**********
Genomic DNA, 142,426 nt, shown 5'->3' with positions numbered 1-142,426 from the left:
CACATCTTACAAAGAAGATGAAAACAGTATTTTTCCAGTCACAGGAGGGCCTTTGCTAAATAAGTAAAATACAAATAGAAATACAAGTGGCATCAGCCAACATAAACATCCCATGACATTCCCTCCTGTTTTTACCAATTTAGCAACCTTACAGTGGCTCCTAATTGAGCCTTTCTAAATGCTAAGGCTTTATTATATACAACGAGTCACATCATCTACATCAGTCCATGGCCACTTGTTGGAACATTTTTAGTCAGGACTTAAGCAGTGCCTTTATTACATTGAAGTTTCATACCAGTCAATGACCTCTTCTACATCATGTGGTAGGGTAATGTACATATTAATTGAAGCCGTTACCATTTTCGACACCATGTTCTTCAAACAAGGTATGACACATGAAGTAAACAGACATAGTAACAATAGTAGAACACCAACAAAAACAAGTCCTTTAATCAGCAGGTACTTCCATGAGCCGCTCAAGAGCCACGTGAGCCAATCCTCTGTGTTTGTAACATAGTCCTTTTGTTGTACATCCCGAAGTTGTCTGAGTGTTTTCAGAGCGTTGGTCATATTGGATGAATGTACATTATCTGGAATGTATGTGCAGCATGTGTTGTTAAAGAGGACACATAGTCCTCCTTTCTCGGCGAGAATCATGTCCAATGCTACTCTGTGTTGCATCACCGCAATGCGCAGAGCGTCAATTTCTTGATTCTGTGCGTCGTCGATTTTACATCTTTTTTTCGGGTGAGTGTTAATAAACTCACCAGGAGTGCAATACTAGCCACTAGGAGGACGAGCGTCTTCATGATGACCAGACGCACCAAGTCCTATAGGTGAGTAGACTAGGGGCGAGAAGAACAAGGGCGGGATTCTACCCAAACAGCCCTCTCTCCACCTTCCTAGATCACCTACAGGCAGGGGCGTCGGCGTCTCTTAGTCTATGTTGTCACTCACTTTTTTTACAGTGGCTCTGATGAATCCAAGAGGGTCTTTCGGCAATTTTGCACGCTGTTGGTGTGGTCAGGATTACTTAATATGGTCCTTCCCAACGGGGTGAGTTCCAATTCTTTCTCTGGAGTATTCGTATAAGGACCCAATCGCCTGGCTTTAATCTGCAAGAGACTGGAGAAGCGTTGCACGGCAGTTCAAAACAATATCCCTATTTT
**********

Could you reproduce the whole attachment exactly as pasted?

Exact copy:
Genomic DNA, 142,426 nt, shown 5'->3' with positions numbered 1-142,426 from the left:
CACATCTTACAAAGAAGATGAAAACAGTATTTTTCCAGTCACAGGAGGGCCTTTGCTAAATAAGTAAAATACAAATAGAAATACAAGTGGCATCAGCCAACATAAACATCCCATGACATTCCCTCCTGTTTTTACCAATTTAGCAACCTTACAGTGGCTCCTAATTGAGCCTTTCTAAATGCTAAGGCTTTATTATATACAACGAGTCACATCATCTACATCAGTCCATGGCCACTTGTTGGAACATTTTTAGTCAGGACTTAAGCAGTGCCTTTATTACATTGAAGTTTCATACCAGTCAATGACCTCTTCTACATCATGTGGTAGGGTAATGTACATATTAATTGAAGCCGTTACCATTTTCGACACCATGTTCTTCAAACAAGGTATGACACATGAAGTAAACAGACATAGTAACAATAGTAGAACACCAACAAAAACAAGTCCTTTAATCAGCAGGTACTTCCATGAGCCGCTCAAGAGCCACGTGAGCCAATCCTCTGTGTTTGTAACATAGTCCTTTTGTTGTACATCCCGAAGTTGTCTGAGTGTTTTCAGAGCGTTGGTCATATTGGATGAATGTACATTATCTGGAATGTATGTGCAGCATGTGTTGTTAAAGAGGACACATAGTCCTCCTTTCTCGGCGAGAATCATGTCCAATGCTACTCTGTGTTGCATCACCGCAATGCGCAGAGCGTCAATTTCTTGATTCTGTGCGTCGTCGATTTTACATCTTTTTTTCGGGTGAGTGTTAATAAACTCACCAGGAGTGCAATACTAGCCACTAGGAGGACGAGCGTCTTCATGATGACCAGACGCACCAAGTCCTATAGGTGAGTAGACTAGGGGCGAGAAGAACAAGGGCGGGATTCTACCCAAACAGCCCTCTCTCCACCTTCCTAGATCACCTACAGGCAGGGGCGTCGGCGTCTCTTAGTCTATGTTGTCACTCACTTTTTTTACAGTGGCTCTGATGAATCCAAGAGGGTCTTTCGGCAATTTTGCACGCTGTTGGTGTGGTCAGGATTACTTAATATGGTCCTTCCCAACGGGGTGAGTTCCAATTCTTTCTCTGGAGTATTCGTATAAGGACCCAATCGCCTGGCTTTAATCTGCAAGAGACTGGAGAAGCGTTGCACGGCAGTTCAAAACAATATCCCTATTTT